Review by Camden Ferrell
Back to the Outback is an international co-production between the United States and Australia obviously. It is the directorial debut of the duo consisting of writer Harry Cripps and animated film veteran Clare Knight. The movie feels somewhat fresh due to the seldom seen Australian setting in children’s animation, but this movie lacks a lot of humor and charm that’s needed to appeal to older children and adults.
An Australian Zoo has a collection of some of the world’s most deadly creatures. This includes a snake, spider, thorny devil, scorpion, and even a crocodile. When one of their own gets taken from the zoo, and the animals become disenchanted with being looked at as monsters by the public, this group of animals plot an escape in order to go to the Outback. It’s a simple premise, and it feels like it has been done many times before, but it’s sufficient for a kid’s movie.
This film was written by Cripps and Gregory Lessans, this being the latter’s first feature length script. Unfortunately, the writing seems to lack depth and character, and it doesn’t do much to create funny and memorable interactions between its characters. Everything is spelled out for the audience in a dull way, and it’s one of the film’s weakest aspects.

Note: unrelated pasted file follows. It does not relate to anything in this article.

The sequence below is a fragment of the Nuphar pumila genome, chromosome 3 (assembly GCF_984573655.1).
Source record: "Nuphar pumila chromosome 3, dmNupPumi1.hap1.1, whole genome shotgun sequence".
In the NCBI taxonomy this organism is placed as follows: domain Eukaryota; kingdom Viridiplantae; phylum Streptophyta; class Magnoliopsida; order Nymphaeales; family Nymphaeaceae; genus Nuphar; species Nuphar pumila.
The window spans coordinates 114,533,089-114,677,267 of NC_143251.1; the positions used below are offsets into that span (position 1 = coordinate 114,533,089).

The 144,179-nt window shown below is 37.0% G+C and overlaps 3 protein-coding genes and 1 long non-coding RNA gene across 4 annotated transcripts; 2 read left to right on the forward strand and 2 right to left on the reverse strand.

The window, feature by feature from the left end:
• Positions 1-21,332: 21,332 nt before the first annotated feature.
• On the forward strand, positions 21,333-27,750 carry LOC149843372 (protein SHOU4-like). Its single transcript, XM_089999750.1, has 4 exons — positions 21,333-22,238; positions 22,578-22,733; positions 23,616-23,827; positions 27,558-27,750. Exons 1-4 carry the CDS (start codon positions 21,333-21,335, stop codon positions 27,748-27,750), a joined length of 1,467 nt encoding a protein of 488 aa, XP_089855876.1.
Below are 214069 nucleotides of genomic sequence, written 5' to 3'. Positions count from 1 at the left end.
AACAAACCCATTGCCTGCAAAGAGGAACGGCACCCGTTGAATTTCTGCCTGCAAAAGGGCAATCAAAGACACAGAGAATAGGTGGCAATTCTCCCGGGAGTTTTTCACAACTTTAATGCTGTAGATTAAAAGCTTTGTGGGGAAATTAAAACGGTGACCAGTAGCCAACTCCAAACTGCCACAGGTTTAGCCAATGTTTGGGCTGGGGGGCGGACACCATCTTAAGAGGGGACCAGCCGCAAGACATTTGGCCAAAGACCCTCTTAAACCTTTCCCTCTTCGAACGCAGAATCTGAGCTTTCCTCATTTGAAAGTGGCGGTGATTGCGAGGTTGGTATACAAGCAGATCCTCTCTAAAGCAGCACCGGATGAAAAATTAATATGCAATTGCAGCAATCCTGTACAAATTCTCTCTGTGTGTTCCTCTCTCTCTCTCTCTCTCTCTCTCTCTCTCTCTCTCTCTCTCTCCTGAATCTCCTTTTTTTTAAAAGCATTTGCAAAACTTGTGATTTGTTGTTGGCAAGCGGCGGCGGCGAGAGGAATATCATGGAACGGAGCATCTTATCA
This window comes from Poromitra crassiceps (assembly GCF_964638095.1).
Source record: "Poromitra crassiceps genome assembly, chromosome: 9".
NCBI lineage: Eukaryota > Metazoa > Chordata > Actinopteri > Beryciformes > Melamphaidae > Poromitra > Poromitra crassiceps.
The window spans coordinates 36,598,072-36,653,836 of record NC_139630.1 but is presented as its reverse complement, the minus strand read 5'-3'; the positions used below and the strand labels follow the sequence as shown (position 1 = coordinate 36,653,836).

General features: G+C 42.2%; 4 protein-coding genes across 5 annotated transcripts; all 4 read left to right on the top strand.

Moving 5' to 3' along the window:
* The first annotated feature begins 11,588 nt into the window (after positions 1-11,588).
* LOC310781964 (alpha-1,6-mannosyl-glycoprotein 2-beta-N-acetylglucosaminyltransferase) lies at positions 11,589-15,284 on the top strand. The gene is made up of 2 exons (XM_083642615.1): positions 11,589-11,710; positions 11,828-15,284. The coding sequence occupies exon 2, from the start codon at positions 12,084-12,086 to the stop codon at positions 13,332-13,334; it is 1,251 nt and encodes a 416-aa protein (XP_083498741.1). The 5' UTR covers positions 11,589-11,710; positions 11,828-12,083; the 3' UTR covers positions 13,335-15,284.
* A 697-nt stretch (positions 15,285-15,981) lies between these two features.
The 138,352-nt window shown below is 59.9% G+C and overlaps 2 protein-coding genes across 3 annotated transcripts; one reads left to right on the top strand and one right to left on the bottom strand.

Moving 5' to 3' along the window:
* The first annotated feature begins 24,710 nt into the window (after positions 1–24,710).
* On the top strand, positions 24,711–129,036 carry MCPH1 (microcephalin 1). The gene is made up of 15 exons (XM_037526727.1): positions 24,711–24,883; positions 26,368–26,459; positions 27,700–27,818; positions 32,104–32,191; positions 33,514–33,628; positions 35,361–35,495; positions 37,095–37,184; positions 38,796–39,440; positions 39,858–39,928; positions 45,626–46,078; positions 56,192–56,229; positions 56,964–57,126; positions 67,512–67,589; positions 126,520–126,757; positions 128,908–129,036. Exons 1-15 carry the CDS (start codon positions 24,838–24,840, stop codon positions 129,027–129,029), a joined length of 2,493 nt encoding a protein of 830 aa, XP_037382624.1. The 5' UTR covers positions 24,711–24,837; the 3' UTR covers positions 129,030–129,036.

The movie also features a pretty star-studded cast. It stars Isla Fisher, Eric Bana, Guy Pearce, Jacki Weaver, and Keith Urban among others. However, none of the actors do anything to make their performance memorable. Nobody gives a bad performance, but I’d struggle to remember their quality even shortly after watching the movie. This is rather disappointing considering how talented the cast has proven themselves to be in their respective careers.
Even if it’s not bad, the movie also doesn’t have the highest quality animation. It looks cheaply made at times and can really make the final product feel less valuable than it might actually be. Despite its flaws, I will concede that there are a few funny moments of physical comedy throughout, and it features noble albeit familiar themes for kids to learn from.
Back to the Outback may only appeal to very young children, but it has some funny moments even if it’s surrounded by a lot of mediocrity. The setting of the Australian outback was refreshing, but it feels rather derivative and repetitive other than that.
Back the Outback is available on Netflix December 10.
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